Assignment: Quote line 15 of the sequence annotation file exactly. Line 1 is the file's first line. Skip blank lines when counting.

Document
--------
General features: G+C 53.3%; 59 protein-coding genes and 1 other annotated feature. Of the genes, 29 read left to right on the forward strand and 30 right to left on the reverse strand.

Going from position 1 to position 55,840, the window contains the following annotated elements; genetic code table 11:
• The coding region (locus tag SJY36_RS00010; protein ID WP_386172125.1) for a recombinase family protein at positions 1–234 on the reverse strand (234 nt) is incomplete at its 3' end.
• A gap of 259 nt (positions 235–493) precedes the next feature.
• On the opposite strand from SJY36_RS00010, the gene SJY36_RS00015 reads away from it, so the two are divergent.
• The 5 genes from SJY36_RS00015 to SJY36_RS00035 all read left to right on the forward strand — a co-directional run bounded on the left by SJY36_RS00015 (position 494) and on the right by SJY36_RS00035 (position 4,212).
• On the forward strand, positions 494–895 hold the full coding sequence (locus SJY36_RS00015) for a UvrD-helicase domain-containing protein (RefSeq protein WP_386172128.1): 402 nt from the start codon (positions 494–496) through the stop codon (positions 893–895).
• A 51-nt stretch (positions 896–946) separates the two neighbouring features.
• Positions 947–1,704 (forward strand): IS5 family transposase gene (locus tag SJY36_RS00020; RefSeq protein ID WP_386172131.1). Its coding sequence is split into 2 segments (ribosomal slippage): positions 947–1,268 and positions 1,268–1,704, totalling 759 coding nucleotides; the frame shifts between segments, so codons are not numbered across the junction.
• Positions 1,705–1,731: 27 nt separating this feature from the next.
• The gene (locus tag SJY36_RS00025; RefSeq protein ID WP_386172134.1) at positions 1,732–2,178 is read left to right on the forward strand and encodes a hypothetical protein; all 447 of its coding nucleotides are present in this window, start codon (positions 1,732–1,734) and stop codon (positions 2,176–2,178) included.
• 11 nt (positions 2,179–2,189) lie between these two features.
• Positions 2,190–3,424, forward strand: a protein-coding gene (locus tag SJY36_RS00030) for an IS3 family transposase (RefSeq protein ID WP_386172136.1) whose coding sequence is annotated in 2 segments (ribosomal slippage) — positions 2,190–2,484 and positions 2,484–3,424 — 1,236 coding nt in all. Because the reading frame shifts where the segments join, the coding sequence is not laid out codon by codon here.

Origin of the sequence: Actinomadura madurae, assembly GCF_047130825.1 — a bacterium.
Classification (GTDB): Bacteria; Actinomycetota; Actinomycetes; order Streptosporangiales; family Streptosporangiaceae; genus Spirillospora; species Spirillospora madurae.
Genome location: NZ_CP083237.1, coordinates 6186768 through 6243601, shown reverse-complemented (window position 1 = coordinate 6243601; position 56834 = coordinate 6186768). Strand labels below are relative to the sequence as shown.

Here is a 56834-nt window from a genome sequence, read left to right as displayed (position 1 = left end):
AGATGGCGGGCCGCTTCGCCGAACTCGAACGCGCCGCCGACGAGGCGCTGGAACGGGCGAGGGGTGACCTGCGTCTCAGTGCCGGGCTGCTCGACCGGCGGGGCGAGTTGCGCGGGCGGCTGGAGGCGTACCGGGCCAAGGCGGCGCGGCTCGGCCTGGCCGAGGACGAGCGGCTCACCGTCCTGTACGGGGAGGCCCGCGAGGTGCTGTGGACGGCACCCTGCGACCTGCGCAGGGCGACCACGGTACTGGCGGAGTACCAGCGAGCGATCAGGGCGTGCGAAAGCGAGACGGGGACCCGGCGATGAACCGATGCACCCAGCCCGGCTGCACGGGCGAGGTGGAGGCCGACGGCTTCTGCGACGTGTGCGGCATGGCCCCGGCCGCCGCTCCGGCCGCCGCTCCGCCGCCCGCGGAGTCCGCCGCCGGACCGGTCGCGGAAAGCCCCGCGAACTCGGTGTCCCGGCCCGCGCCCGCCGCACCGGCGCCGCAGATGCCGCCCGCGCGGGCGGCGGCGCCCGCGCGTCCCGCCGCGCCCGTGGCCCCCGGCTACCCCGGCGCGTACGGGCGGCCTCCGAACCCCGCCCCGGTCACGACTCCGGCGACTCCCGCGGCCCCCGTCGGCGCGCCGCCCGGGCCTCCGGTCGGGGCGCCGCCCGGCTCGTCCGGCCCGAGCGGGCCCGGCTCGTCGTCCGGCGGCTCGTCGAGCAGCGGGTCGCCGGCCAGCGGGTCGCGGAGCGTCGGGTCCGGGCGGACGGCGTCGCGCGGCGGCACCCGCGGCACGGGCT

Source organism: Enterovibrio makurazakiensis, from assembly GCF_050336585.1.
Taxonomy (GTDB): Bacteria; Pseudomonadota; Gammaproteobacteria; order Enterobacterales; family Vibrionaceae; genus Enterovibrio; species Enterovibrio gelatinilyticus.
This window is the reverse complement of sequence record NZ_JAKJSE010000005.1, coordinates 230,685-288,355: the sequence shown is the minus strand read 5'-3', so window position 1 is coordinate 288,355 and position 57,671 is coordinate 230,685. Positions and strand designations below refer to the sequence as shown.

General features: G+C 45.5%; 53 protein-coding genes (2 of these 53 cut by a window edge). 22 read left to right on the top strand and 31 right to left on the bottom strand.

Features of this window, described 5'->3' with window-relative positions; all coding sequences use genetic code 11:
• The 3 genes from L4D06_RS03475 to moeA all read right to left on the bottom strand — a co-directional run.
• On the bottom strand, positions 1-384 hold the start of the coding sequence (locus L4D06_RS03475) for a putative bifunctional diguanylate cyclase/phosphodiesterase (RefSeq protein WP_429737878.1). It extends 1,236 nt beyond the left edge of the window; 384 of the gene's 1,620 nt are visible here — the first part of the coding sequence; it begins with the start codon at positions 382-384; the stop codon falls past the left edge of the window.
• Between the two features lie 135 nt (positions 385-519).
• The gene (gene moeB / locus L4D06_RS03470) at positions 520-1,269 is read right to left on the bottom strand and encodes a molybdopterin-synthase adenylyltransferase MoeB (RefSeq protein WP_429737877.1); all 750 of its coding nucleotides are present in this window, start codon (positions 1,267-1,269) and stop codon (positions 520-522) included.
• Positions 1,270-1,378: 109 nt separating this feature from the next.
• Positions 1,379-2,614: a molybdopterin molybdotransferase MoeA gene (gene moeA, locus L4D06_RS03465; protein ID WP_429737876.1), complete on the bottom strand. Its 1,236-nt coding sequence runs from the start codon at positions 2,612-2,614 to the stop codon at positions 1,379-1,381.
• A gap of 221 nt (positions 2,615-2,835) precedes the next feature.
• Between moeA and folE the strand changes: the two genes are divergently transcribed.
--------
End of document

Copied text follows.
Classification (GTDB): Bacteria; Actinomycetota; Actinomycetes; order Streptosporangiales; family Streptosporangiaceae; genus Spirillospora; species Spirillospora madurae.